Donal Hinely’s Midwinter Carols: Fourteen Selections on Glass Harmonica

cover art for Midwinter CarolsEvery passing year brings more and more Christmas and holiday music to music racks across the country. New recordings, reissues, compilations are on shelves from the local indy music store to the biggest of the big box outlets — there’s a veritable glut of seasonal song available, but is any of it worth a listen? Some yes, some no. Okay, but is any of the worthwhile stuff really interesting? Ah, that’s different, isn’t it? Donal Hinely‘s Midwinter Carols certainly fits the bill, but then again, it’s not one you’re likely to run across at your local Wal-Mart.

The glass harmonica is an instrument steeped in mystery and lore. Beethoven and Mozart both wrote music specifically for its ethereal tones, and Ben Franklin devised an elegant variation of the instrument by nesting crystal bowls along a central axis. Hinely doesn’t boast so grand a setup, however, as he performs all his music the old fashioned way – by running his fingers along the rim of crystal stemware filled with varying amounts of water. He was first exposed to the instrument through his brother, Terry, with whom he formed the duo Glasnots. After his brother’s untimely death, Hinely concentrated on learning to play the glass harmonica (he’d played guitar accompaniment previously), and judging by the 14 instrumental tracks on Midwinter Carols, it’s time that was well spent.

The disc opens with “Silent Night,” an appropriately haunting and eerie piece that is perfectly suited as a showcase for the glass harmonica. Just listening to it evokes impressions of flickering candles, midnight mass and foggy breath. “Silent Night” is low-hanging fruit, so to speak — the music was written to sound good without musical accompaniment and its solemn grace is probably as close to foolproof as possible. “O Come, O Come Emmanuel” and “O Little Town of Bethlehem” continue in this vein. The former, supported by sparse acoustic guitar, is stripped down and melancholy. The latter, if anything, is even more subdued, with a gentle, understated guitar joining in on the second verse to give just the right amount of contrast to the glass harmonica. Likewise, “In the Bleak Midwinter,” a tune I’d not had the pleasure of hearing before, is simply beautiful with Hinely’s arrangements conjuring scenes of snow-covered forests and flame-licked logs in a fireplace — and that, among other things, is what good seasonal music does, right?

“Coventry Carol,” on the other hand, is an exercise in frustration. One would think this an excellent selection for this project, but one would be wrong. Hinely’s guitar is too dominant in the mix, and the music comes off sounding like an Italian waltz. To add to the problems, there’s an unforgivable amount of string squeak from the guitar as Hinely changes fingering. It’s distracting, and it’s bothersome, particularly since none of his other guitar work suffers the same problem. Hinely’s attempt at “Carol of the Bells” is a somewhat sturdier effort, and his multi-track approach to the complexities of the music are interesting. As a rule, I’m not a big fan of “Carol of the Bells” performed on anything other than, well, bells, and ultimately I feel the complexities of this piece overwhelm Hinely’s glass harmonica — not the most nimble of instruments.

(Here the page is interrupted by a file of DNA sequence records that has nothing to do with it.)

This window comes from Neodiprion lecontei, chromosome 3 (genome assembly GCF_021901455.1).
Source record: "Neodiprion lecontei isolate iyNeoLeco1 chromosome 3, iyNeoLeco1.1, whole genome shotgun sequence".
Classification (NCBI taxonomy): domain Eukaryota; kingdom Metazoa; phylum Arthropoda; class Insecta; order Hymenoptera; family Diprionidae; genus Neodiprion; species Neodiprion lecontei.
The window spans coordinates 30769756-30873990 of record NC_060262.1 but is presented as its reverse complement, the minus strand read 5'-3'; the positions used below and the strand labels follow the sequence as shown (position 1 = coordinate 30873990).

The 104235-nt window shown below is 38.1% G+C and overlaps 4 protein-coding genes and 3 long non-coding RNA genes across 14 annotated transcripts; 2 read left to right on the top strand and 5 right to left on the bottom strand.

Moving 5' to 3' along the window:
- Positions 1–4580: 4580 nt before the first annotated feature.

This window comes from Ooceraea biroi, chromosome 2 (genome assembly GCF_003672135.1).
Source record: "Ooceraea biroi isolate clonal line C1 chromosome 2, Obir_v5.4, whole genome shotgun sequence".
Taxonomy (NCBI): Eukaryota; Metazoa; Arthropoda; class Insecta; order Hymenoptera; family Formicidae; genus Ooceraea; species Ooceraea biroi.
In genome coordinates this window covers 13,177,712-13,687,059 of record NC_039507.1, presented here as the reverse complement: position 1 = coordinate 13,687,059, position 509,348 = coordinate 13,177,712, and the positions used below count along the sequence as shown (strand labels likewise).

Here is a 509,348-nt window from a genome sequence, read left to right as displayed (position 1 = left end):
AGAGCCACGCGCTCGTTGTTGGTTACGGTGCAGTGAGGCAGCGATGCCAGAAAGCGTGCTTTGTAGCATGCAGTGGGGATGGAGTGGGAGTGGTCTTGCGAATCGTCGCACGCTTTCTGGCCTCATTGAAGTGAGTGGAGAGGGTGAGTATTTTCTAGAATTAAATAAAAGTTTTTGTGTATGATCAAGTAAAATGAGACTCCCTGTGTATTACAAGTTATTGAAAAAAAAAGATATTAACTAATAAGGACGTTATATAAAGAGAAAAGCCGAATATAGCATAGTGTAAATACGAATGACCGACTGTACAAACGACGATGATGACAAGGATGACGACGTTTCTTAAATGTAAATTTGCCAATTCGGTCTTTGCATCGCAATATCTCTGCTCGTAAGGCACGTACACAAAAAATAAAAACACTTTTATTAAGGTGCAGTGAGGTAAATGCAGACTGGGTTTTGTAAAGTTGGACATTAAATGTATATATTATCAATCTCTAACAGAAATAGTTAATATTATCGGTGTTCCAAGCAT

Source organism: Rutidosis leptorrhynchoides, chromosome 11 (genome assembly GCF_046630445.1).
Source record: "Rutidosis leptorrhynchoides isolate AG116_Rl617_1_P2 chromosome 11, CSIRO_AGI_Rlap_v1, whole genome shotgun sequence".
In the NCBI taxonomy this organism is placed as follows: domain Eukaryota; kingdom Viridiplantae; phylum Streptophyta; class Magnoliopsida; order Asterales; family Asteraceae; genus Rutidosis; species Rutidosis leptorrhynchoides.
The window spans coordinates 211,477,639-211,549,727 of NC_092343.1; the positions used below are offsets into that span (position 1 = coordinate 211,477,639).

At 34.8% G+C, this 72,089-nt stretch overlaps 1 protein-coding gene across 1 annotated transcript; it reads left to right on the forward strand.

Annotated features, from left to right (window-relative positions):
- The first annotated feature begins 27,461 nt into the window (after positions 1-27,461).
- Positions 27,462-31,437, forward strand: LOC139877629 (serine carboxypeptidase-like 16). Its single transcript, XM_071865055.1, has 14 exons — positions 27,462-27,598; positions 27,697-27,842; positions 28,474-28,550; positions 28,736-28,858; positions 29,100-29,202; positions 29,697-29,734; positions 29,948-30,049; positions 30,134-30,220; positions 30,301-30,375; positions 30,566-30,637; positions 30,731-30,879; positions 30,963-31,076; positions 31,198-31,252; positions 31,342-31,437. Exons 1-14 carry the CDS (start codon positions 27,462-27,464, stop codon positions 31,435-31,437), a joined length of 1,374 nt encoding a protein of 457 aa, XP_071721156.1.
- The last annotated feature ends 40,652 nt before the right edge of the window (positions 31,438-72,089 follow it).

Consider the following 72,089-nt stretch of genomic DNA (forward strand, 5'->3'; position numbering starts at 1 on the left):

Ambitiously, Hinely includes Pachelbel’s “Canon in D Major” as well as Bach’s “Jesu, Joy of Man’s Desiring.” Neither entirely works, but neither really falls flat. They’re somewhere in that ill-defined nether region where the effort and ambition is more worthy of appreciation than the actual end result. Fans of classical music will likely want to check these versions out for curiosity’s sake if nothing else.

“Good King Wenceslas” and “God Rest Ye Merry Gentleman” are the showstoppers on the disc, for my money, and Hinely accomplishes this feat by taking different approaches on each selection. Ignoring everything else, “Good King Wenceslas” is absolutely one of the disc’s standouts, the album worth its cost for this song alone. Supported by frisky rhythm guitar, the piece moves along at a rollicking pace, folksy and playful. “Angels We Have Heard on High” tries a folk approach similar to “Wenceslas,” and if it doesn’t quite measure up, well, it’s still a keeper. With “God Rest Ye Merry Gentlemen” Hinely’s arrangement is a jazzy, cool groove, playful and sly whereas most versions of this song take a heavy, almost funereal approach to the music. An absolute favorite, it hasn’t grown stale after dozens of listens.

Maybe Midwinter Carols isn’t an important work, but it certainly is a worthy one. This is, I would say, the perfect CD to have playing in the background during a Christmas party or holiday gathering. It’s unpretentious and familiar on some deep level, but the look of fascinated confusion on listeners’ faces once they realize they’re listening to something unworldly may turn out to be the real treat for the host. And for those not planning on hosting any seasonal soirees this year, there’s nothing that says that fascination can’t be your own.

(Scuffletown Records, 1999)

Jayme Lynn Blaschke

Jayme Lynn Blaschke currently resides in New Braunfels, Texas, home of the world's largest waterpark. He works in the media relations department of Texas State University, and also serves as fiction editor for A member of the Science Fiction & Fantasy Writers of America, his short fiction runs the gamut from hard SF to urban fantasy. His short fiction has appeared in various markets including Interzone and Writers of the Future, and a collection of his interviews entitled Voices of Vision: Creators of Science Fiction and Fantasy Speak has been published by the University of Nebraska Press. His Web site can be found here

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